Book by Joseph Robinette. Music and lyrics by Benj Pasek and Justin Paul. Directed by Chad Matchette. An Align Entertainment production. At the Michael J. Fox Theatre on Saturday, November 3. Continues until November 17
A Christmas Story: The Musical will already have closed two whole weeks before you flip your calendar page to December, but if you’re the type for whom the festive season can’t start early enough, this hearty dose of good cheer is for you.
The 2012 musical is based on the 1983 film of the same title. Here, as there, a framing device features an author recalling his childhood in 1940. Nine-year-old Ralphie desperately wants a Red Ryder BB gun for Christmas, but all the adults—even Santa—give the same automatic response: “You’ll shoot your eye out.” Meanwhile, Ralphie’s little brother whines a lot, their mother exhibits the patience of a saint, and their father proves to be just as much of a dreamer as his son.
Nostalgia is at the heart of the film, and the songs pleasantly evoke a more innocent time while giving life to the film’s iconic images. “Sticky Situation” sees Ralphie’s classmate get his tongue stuck to a flagpole. “A Major Award” celebrates his father’s unusual contest prize, and features a group of dancing girls dressed as leg lamps.
The entire cast of 32, at least half of them kids, do impressive work under Chad Matchette’s direction. Owen Scott is an excellent Ralphie. He’s an unpretentious actor and a strong singer; just watch the workout he gets in “Ralphie to the Rescue”. Brennan Cuff, as the Old Man (Ralphie’s dad), is terrific: his chronically harried Everyman is rooted in the period, as is his creamy voice. As the adult Ralphie, Trent Glukler is a solid narrator. And Amanda Russell shines as teacher Miss Shields, especially when she lets loose for a big tap number, “You’ll Shoot Your Eye Out”.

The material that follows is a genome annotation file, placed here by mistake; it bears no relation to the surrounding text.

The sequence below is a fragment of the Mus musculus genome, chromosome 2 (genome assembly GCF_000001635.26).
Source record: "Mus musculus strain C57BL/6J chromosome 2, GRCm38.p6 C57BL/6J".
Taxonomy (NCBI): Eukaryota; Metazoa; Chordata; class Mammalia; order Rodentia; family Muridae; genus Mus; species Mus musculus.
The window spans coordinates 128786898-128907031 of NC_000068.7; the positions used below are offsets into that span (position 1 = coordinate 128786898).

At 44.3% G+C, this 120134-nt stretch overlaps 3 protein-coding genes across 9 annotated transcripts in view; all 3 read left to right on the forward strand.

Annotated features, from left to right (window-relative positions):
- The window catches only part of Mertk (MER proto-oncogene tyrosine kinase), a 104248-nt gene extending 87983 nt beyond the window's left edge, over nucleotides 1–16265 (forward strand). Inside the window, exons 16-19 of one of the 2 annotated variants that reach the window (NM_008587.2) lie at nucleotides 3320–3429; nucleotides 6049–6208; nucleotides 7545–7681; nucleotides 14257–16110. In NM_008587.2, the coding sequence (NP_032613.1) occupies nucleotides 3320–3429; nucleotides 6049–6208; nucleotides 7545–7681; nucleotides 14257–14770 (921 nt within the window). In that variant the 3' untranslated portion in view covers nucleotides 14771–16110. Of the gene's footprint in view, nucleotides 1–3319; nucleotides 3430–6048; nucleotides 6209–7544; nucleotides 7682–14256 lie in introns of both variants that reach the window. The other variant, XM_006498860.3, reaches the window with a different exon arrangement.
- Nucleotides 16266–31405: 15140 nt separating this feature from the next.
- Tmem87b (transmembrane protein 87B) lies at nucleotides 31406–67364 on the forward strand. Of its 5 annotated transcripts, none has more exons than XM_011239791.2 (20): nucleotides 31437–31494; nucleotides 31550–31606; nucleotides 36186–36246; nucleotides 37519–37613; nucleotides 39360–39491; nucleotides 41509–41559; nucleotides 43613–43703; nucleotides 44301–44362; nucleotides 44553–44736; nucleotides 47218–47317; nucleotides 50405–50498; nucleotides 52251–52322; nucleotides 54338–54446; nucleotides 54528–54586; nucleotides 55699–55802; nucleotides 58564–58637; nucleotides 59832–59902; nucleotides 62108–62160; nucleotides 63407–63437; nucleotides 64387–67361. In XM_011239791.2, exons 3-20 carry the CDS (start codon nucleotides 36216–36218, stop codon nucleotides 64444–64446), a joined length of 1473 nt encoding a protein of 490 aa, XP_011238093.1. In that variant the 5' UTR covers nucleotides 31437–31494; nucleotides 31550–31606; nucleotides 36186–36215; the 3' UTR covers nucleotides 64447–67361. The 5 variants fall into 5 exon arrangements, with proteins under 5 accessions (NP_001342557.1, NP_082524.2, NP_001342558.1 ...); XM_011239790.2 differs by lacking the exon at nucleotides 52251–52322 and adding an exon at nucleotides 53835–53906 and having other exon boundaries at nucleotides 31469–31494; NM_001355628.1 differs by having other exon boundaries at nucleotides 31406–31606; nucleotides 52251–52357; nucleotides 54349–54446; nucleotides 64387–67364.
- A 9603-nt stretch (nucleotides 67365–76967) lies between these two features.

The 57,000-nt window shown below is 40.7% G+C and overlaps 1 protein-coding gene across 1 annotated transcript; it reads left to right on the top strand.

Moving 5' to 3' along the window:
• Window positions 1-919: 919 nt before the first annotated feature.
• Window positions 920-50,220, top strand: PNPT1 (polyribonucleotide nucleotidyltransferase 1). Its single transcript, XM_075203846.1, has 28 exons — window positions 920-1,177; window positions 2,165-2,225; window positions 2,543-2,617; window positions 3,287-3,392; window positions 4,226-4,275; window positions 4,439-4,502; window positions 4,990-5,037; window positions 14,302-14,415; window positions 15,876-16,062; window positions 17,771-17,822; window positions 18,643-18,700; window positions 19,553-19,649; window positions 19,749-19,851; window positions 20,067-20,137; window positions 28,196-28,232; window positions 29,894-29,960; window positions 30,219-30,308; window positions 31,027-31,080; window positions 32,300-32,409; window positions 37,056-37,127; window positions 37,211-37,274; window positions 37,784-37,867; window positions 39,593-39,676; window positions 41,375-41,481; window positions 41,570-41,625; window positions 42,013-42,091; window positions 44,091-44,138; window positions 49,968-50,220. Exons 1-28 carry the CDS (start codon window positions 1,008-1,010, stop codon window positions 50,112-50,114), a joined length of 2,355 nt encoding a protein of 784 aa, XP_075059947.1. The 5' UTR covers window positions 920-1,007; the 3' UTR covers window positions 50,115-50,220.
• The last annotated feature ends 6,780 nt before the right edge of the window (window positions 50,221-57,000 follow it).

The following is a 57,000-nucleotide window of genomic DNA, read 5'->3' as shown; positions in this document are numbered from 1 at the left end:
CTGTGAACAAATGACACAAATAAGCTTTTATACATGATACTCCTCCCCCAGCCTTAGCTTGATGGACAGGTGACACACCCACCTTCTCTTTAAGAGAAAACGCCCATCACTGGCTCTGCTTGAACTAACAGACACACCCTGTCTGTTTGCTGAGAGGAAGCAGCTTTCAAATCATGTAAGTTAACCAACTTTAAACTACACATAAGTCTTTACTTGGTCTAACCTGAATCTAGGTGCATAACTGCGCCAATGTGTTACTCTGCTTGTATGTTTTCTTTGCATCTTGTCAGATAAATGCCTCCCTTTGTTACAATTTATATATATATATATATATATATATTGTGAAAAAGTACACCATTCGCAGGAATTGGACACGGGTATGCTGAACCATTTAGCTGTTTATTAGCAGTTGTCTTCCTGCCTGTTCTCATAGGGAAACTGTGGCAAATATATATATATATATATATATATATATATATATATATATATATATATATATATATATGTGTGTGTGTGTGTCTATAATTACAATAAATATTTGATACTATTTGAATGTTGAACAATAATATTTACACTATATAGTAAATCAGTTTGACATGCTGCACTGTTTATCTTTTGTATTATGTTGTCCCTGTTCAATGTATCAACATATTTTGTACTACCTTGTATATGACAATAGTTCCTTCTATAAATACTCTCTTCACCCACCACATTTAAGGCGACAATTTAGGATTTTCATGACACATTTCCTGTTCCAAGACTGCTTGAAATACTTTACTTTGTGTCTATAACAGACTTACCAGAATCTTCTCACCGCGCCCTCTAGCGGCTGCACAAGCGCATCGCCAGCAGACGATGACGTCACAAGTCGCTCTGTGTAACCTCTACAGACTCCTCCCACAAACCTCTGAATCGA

Musical director Caitlin Hayes and choreographer Melissa Turpin maximize the talents of the huge cast with gorgeous harmonies and lively movement. Conor Moore’s set requires the actors to move big pieces frequently, but these elaborate changes are executed with lightning speed. And props to costume designer Maureen Robertson for outfitting the cast in everything from pyjamas to elf costumes to cancan dresses.
It’s big, it’s colourful, and it’s warm-hearted—an early taste of holiday spirit.